The thing is, I'm seeing things. I was standing in our very lovely grocery store the other day, I was alone for once. The music was a pleasant pop culture tune. The lights were perfectly shining on well placed food and items throughout the store. Then I had this moment, where I saw the kids I left behind. They were with me, or I was with them. They were holding my hands, asking to be held, standing close. They were smiling. I was surrounded by such opulence feeling stunned by their poverty, stunned by their joy. Not only the children, but the women who carry heavy loads on their backs everyday. Bent over, trudging through the dirt, the mud, the dust, the rain. The women who will praise God for the strength He gave them for the day to haul food for one dollar, for fifty cents. Their humbling presence stood around me. I felt so silent in that moment. Standing in the store, surrounded by so many beautiful souls. I could barely breath. Their beauty, their suffering left me speechless. It turned the material surrounding me, into a breathtaking reality, and I was real again, for a moment, seeing what truly mattered. Then they left. And I was alone, trying to remember.
Another day we were in the car, Mike was driving. I looked over to the sidewalk. And it happened again. I saw a man. He was missing his lower legs. He was crawling along the sidewalk. Then he was in congo, and I was with him. He was crawling in mud, in dirt, in trash. With a dignity that dares anyone to feel pity for him. I look into his eyes and am told to never forget what I have seen. Never forget how he lives, how the rest of the world lives. Never forget. Never give up fighting for change. For basic dignity, for basic human rights. For love and compassion.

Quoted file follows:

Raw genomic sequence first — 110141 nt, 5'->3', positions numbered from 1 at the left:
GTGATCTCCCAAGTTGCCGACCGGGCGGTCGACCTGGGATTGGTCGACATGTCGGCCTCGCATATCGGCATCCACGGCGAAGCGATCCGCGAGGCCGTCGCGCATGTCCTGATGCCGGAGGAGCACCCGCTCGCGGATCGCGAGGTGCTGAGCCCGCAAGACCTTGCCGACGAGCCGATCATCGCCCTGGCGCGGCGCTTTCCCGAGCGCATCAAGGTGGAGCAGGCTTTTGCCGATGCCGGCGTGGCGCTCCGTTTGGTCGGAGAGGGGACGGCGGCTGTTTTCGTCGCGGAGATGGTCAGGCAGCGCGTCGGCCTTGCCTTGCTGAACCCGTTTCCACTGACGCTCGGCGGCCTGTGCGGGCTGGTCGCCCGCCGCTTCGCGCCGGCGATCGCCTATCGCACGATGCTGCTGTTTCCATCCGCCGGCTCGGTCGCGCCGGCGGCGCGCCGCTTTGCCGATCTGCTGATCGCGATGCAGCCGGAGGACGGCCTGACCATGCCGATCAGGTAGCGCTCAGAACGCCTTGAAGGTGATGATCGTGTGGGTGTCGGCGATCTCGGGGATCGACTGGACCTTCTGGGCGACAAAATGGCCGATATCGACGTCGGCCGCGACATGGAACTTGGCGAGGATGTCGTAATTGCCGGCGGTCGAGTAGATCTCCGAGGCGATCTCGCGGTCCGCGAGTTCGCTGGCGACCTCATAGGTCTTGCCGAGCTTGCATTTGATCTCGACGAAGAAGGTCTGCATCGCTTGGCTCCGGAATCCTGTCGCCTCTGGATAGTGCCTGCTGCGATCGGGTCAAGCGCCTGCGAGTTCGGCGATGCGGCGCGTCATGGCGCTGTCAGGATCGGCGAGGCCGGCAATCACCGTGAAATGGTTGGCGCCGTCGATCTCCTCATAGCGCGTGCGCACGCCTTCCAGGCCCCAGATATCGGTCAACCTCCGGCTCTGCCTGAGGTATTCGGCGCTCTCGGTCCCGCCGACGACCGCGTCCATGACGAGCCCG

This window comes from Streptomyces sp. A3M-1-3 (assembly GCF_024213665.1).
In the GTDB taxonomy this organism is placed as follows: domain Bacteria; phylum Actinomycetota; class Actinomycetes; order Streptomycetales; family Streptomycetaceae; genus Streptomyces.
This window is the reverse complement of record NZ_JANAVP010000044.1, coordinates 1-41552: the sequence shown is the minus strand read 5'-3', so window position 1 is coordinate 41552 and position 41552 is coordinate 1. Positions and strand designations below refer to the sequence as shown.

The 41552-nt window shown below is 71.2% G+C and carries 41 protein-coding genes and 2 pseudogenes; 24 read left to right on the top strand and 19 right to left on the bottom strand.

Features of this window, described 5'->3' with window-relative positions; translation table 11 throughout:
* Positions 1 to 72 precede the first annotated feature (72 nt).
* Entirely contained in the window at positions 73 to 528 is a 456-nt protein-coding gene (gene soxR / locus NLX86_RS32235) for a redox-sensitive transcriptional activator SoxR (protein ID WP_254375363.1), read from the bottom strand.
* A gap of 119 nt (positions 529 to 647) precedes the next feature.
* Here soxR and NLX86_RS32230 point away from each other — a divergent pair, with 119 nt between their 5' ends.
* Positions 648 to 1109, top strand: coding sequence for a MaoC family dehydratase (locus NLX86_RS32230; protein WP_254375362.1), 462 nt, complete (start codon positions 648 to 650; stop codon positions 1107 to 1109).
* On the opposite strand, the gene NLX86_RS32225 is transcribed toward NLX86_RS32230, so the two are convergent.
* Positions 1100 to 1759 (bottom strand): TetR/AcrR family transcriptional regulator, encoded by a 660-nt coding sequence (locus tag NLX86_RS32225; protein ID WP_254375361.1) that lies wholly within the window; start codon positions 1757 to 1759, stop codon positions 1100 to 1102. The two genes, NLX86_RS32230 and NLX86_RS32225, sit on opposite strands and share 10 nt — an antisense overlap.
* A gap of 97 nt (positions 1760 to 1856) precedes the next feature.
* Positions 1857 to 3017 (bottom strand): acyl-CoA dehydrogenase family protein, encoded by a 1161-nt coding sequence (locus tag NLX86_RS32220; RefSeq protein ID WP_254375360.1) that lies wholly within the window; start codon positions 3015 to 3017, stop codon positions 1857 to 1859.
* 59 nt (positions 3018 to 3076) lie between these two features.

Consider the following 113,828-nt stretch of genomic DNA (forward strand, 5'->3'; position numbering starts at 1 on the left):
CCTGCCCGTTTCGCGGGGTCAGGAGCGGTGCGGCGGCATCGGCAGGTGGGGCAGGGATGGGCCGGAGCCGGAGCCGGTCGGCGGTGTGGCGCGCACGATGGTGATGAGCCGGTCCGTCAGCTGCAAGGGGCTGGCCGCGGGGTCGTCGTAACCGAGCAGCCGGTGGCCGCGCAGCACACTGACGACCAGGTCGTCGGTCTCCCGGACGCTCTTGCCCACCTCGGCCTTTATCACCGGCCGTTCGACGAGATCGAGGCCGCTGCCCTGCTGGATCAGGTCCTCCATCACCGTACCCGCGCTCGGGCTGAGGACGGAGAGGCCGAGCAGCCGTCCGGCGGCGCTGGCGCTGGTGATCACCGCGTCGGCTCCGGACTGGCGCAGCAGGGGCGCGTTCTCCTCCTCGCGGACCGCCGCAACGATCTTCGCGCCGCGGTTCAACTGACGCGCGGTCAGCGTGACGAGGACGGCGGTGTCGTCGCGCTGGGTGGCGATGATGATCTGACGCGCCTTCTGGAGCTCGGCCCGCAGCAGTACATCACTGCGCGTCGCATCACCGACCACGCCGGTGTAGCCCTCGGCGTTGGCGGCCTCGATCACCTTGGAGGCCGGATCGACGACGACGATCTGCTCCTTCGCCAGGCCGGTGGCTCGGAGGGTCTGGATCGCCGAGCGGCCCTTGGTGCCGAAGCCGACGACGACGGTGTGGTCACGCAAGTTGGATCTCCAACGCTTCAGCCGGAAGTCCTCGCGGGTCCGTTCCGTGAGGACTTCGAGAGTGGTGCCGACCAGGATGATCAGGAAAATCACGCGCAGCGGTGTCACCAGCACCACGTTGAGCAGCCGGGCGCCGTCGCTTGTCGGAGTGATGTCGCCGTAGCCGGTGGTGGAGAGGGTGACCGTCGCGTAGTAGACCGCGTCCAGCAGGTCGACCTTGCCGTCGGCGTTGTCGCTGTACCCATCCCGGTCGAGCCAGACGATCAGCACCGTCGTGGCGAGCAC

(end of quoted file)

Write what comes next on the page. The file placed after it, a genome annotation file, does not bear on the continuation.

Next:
I recently watched a movie. About food. It was depressing and I basically didn't think I could eat anything again after watching it. But in the end of the movie, it reminded us that we can do something simple to change the world. It is in the personal choices we make every day, how we spend our money, what we choose to buy, and how we treat others. We can make a difference.
I often think of the children in the orphanage. They are not far from my thoughts. I struggle when I look at the prices of living in the U.S. When I know that formula for a baby for one month costs $70/month. When I know a salary for someone working in a village may be $40/month. Somedays, I want to forget it all. I want to buy something without thinking about them. I want to forget. But then I remember when I forget, joy flees and discontent comes. When I remember those I left behind, the opposite happens. I remember little faces of joy, and I am given joy. I remember incredible courage and strength, and I am given courage and strength. I remember the harsh reality of life with a broken body in a developing country, and I am granted humility. Most of all, I am given grace, gratitude, and life. And I learn about true and real love. As I make choices everyday in my personal life, as I give, I am also given so much. So, I pray I never forget those left behind, those quietly suffering and living around the world. I pray that I never become so comfortable that I would choose this comfort over a life well lived and given in love to others here and around the world. Especially in a very small area of the world, hidden in the green mountains, where I'm afraid I have left a bit of my heart forever.
walking to the orphanage
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